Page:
Lloyd and his aunt Sherry, herself only in her twenties, settled down in the kitchen with a deck of cards, a bottle of champagne, and some quart cans of O.E.—Olde English malt liquor. It was hardly a good start to a long night for a man with an alcohol problem.
For about an hour, the game went on. Hands were dealt, jokes were told. Laughter filled the room, alcohol was consumed. Soon Lloyd, feeling good, feeling that old feel, walked out to the living room. The clock was nearing midnight.
“Grandma,” he said, “let me have one of them posters you got.”
His grandmother, in her late fifties, hardworking, looked him in the eye.
The posters, made when Lloyd was in Topeka, were an ad for Gaines Cycle Dog Food. They pictured Lloyd in a Sizzlers uniform and, at the bottom, he lay stretched out amid a gathering of sad-eyed puppies and their dog food bowls.
Around the neighborhood, where Lloyd was a folk hero due to his ability, where he was known simply by his nickname, “Swee’pea,” they were like gold.
“I’m not giving you any posters,” his grandmother, Lulia Hendley, said. “You’re gonna sell them to buy crack, you are.”
Lloyd protested. “No, Grandma. Grandma, I’m not.”
“Don’t con me,” she said. “I know what you’re doin’.”
“I ain’t, Grandma. I just want one.”
“Junior,” she said, sharply, warning the grandchild she’d always called Junior after his father, her eldest son, “if you don’t stop it, stop
doin’ those drugs, you’re gonna get busted in the ass. You know that? You’ll get busted in the ass, the cops will pick you up, put you in Rikers Island, and you know you can’t deal with no Rikers Island.
“And you know you’re gonna be dead if you get shot.”
“Grandma,” Lloyd said. “Grandma, I ain’t doin’ that stuff no more.”
“You’d better not be,” she said. But Lloyd, hardly interested in her learned, sage advice, had already turned his back on her—headed out to the kitchen.
He still had that hunger. And, facing the temptation and feeling weak as any recovering addict could possibly feel surrounded by a neighborhood filled with the bad stuff, Lloyd picked up the phone around midnight and paged his friend Moe.
The next day, the newspapers and police were rampant in their speculation about Moe, whose name and pager number were found on a slip of paper in Lloyd’s bedroom after the shooting. In the days before cell phones became commonplace, pagers—used to alert someone to call you as soon as they could find a pay phone or landline—were carried primarily by folks who needed to be reached in emergency situations.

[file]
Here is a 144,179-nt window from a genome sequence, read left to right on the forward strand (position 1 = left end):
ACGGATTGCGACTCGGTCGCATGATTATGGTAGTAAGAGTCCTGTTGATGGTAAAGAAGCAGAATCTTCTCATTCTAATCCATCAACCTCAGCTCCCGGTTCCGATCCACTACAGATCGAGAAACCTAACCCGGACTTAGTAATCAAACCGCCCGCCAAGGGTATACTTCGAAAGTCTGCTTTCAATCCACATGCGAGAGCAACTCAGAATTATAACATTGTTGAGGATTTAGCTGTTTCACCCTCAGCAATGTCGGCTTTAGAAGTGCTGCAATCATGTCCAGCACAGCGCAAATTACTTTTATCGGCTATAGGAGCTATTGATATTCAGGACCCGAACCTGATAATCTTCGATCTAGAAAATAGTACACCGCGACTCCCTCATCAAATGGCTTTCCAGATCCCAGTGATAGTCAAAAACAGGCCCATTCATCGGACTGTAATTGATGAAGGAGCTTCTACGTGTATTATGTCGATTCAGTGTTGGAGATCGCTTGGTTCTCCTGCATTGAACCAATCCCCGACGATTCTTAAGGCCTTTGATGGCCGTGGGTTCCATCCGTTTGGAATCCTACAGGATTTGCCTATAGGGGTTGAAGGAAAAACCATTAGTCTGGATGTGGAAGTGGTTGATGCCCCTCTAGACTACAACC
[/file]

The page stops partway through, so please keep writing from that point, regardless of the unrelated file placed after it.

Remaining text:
Doctors carried pagers. So did cops.
But in areas like Hollis, drug dealers and criminals carried pagers. They were their lifelines to their business clientele.
It turned out the number belonged to Kevin Barry, a man as far removed from the bad stuff as could be. Barry was almost forty. Still, it often seemed like he was from another time, back when life was far simpler. He believed in people. He believed they owed something to each other. And he believed in lending a helping hand.
Like countless others before him, he also believed in Lloyd.
He had met Lloyd not a month before. Ron introduced them. Immediately Barry offered support. He ran a small, independent school bus company. Lloyd called his bus, his ride, the Yellow Stretch. A man who had been friends with legendary boxing trainer Cus D’Amato,
having met Mike Tyson when the future heavyweight champion was just thirteen and having seen what D’Amato had done for him, Barry had been inspired to found a nonprofit organization called the Give a Kid a Chance Foundation. He ran neighborhood basketball games, took underprivileged kids to the movies. He taught them there was a way other than what they saw on the streets of New York.
He taught them that they had a future.
Barry took Lloyd to his house in Brooklyn. He moved out of his bedroom, gave it to Lloyd, hung a sign on the door that said, “Lloyd’s Room.” Slept on the couch. He bought clothes for Lloyd, found him a trainer to get him into playing shape. He and his sons shared meals with their new housemate. They shared their lives. Their hearts.
Barry was trying to teach Lloyd to read, was teaching him responsibility. Lloyd called him Moe, mainly because Barry liked to watch The Three Stooges.